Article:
Monday, April 4, 2011

Golf Club Rodos - Afandou

Afandou is an unusual seaside, park-style course, Par 73, 6235 Meters, Slope 125, by Donald Harradine

they say: "Features: One 18-hole, par-73, golf course (6800 yards), designed by Britain's world famous golf course architect, Donald Harradine. Since May 1973 the 18 holes have been made available to golfers. The course's tactical features are a challenge to good scoring, both for amateurs and professionals. The trees, fairways, and greens are laid with different grasses selected to keep the course green throughout the year. The Golf Club is open all the year round. Admission fees are nominal and caddies, caddy carts, golf clubs and balls, as well as instructions, are available at moderate hire charges."

Sad to say, and I want you to know this makes me disconsolate, this course was in even worse shape than Glyfada . . . tho I saw more golfers on it, duffers I mean, not Golfers, but I make no judgement of their skills, if you see how I mean . . .  Same story . . . a perfectly reasonable course design decrepit in its maintenance. It makes very little use of its seaside location, save on the first hole where there is some sort of dune-y action going on, but there is wind and sand (on the course -- the bunkers are in terrible shape, by-and-large) , scrubby trees, *some* elevation changes, and a few interesting holes.

 This first hole, not knowing any better, but suspecting the worst, I am still hoping for some linkstyle golf . . .you can see a dune there on the left side of the fairway, but thats the only one anywhere. It was amazing to me how flat the course was in the opening holes, I mean, they had to *work* at it I reckon to make it that flat.
 The monotony was broken up a little bit on #6, where you *must* cut that corner, over the trash on the left to stay in the fairway. I could see that . . . but what I would say now is that the fairway was largely indistinguishable from the rough, all clover and weedy looking grasses . . . a blind t-shot in conditions like that is a real liability to losing balls.
 It's a little hard to see how #7 would work even properly maintained . . . it's a sharp dogleg right, but with the trees crowding you on that side, and a blind landing area, you might not want to go working the ball around the corner as one imagines it . . . so I hit it straight, thru the dogleg which was 30 m. closer than I eyeballed, up into a mound full of waist-high weeds . . . grumbling becomes audible . . .
 I had trouble believing my eyes here at #8. . . wtf . . . but finally just lined up with the t-box and whaled away . . .
 so up to my ball, I see there's a tree in the frikken middle of the fairway, a big bushy one too . . .
 but I carved a 3wood around that alright, but by the time I did the algebra (wind, elevation, distance, crappy lie), I figgered still a 6iron  . . .
 I couldn't believe how that ball stuck . . . about 18 feet short of the pin (on the right in that pic) . . . my birdie putt lipped out . . . perfect, just perfect.
So naturally, #9 is a 170 m par 3 to a severely elevated green over a valley . . . the greenskeeper mowing would never move, so I talked most of myself into hitting anyway with my 4hybrid. . . the rest of me hooked the holy bejabbers out of it into the trash at the bottom of the hill . . . pin high, I figger, but I didn't look for it.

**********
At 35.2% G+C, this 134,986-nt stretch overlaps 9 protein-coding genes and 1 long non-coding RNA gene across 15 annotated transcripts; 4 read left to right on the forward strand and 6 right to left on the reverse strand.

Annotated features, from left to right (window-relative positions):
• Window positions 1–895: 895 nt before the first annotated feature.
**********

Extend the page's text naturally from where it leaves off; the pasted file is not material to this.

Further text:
There's not to much to say about many of the holes, the turf is damaged and dug up, the grass is sparse and splotchy, the trees are funky looking, the traps are like eroded craters, and the greens are worse than all of that. #16, is like the mirror image of the #7 t-shot . . . you need to go left, but it's blind. . . . I was a little leg-weary by then, so I mickelsoned it off into the trees on the right, chopped a 5 iron out of the tall grass, between the trees (and these are big uns), to this spot on the other side of the fairway.
 I wasn't happy but that is a nice looking green complex, from a distance.
 for #17, I just said, Oh For Crying Out Loud, GMAFB. Trying to make sure I got it over that first tree with a little cut to hold it against the wind, I weak-legged it over into the trees on the right, in the tall grass again.
 I took this from position A, of which I am 20 m. to the right, but I couldn't see the green from there for my pic, and it too is nice-looking, but I got over there and picked it clean out of the weeds, hit a h-i-g-h 7iron that fought the wind and dropped like a book from a shelf 20 ft from the pin. Not bad.
 From there I wandered off in the wrong direction, dragging my weary old bones back and forth looking for #18, finally found the cart path leading up the hill away from the 17th green . . . it was so steep, I didn't recognize it. . . That is one *elevated* tee. Determined not to weak-leg it again, instead, I tomahawked it over that bush on the left . . . caught it real good tho', so instead of being in the trash, I'd hit the perfect shot . . . 8^D . . . wound up on the edge of bunker 80 m. from the green. . . so I hit knockdown PW off that hanging lie to the closest pin  I'd had all day . . .
but the putt didn't even touch the hole . . . disgustin'.

I consoled myself with a Mythos beer while I was waiting for my cab. He was early, but I still had time to buy a second . . . it was awful good, right out of the can . . . 
So, by virtue of the number of pictures I've included, I'd have to admit that it seems like I liked Anfandou better than Glyfada, at least on a prima facie basis . . . I'm not sure that's true. Maybe there's one or two more holes that are interesting, #1, #6, #7 (grrrr), #8, #9, #16, #17, #18, and I can see, even more than at Glyfada, the course that should be here, maybe once was . .  .but the last course in this bad condition I played was a converted  wheat field in Ft Worth.